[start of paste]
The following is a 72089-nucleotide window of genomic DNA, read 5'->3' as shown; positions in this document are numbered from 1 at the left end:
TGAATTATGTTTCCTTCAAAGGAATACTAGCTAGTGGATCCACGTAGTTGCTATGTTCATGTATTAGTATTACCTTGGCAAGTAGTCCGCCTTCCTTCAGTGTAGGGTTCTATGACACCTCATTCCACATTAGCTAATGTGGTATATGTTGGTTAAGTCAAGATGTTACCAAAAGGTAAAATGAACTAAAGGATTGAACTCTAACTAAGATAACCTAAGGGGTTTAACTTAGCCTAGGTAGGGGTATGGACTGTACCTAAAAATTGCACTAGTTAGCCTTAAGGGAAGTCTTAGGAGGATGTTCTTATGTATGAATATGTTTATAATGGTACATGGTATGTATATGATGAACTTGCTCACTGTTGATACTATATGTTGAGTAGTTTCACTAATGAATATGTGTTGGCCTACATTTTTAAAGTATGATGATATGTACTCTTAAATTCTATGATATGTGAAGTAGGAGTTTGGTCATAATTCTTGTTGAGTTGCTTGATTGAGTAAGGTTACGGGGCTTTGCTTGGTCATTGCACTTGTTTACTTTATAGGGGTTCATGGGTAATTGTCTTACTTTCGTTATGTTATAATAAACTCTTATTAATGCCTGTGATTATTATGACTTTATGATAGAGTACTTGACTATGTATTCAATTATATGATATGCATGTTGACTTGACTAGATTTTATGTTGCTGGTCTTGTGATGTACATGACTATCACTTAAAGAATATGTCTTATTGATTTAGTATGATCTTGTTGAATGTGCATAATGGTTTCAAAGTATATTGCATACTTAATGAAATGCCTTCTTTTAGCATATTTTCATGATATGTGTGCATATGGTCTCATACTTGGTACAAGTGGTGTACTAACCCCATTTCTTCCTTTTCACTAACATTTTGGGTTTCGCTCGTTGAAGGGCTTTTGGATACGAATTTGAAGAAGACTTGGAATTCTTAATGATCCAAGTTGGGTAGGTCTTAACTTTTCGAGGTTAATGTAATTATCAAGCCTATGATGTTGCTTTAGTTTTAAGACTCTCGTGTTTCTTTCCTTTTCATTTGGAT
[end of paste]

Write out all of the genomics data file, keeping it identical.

The following is a 72089-nucleotide window of genomic DNA, read 5'->3' as shown; positions in this document are numbered from 1 at the left end:
TGAATTATGTTTCCTTCAAAGGAATACTAGCTAGTGGATCCACGTAGTTGCTATGTTCATGTATTAGTATTACCTTGGCAAGTAGTCCGCCTTCCTTCAGTGTAGGGTTCTATGACACCTCATTCCACATTAGCTAATGTGGTATATGTTGGTTAAGTCAAGATGTTACCAAAAGGTAAAATGAACTAAAGGATTGAACTCTAACTAAGATAACCTAAGGGGTTTAACTTAGCCTAGGTAGGGGTATGGACTGTACCTAAAAATTGCACTAGTTAGCCTTAAGGGAAGTCTTAGGAGGATGTTCTTATGTATGAATATGTTTATAATGGTACATGGTATGTATATGATGAACTTGCTCACTGTTGATACTATATGTTGAGTAGTTTCACTAATGAATATGTGTTGGCCTACATTTTTAAAGTATGATGATATGTACTCTTAAATTCTATGATATGTGAAGTAGGAGTTTGGTCATAATTCTTGTTGAGTTGCTTGATTGAGTAAGGTTACGGGGCTTTGCTTGGTCATTGCACTTGTTTACTTTATAGGGGTTCATGGGTAATTGTCTTACTTTCGTTATGTTATAATAAACTCTTATTAATGCCTGTGATTATTATGACTTTATGATAGAGTACTTGACTATGTATTCAATTATATGATATGCATGTTGACTTGACTAGATTTTATGTTGCTGGTCTTGTGATGTACATGACTATCACTTAAAGAATATGTCTTATTGATTTAGTATGATCTTGTTGAATGTGCATAATGGTTTCAAAGTATATTGCATACTTAATGAAATGCCTTCTTTTAGCATATTTTCATGATATGTGTGCATATGGTCTCATACTTGGTACAAGTGGTGTACTAACCCCATTTCTTCCTTTTCACTAACATTTTGGGTTTCGCTCGTTGAAGGGCTTTTGGATACGAATTTGAAGAAGACTTGGAATTCTTAATGATCCAAGTTGGGTAGGTCTTAACTTTTCGAGGTTAATGTAATTATCAAGCCTATGATGTTGCTTTAGTTTTAAGACTCTCGTGTTTCTTTCCTTTTCATTTGGAT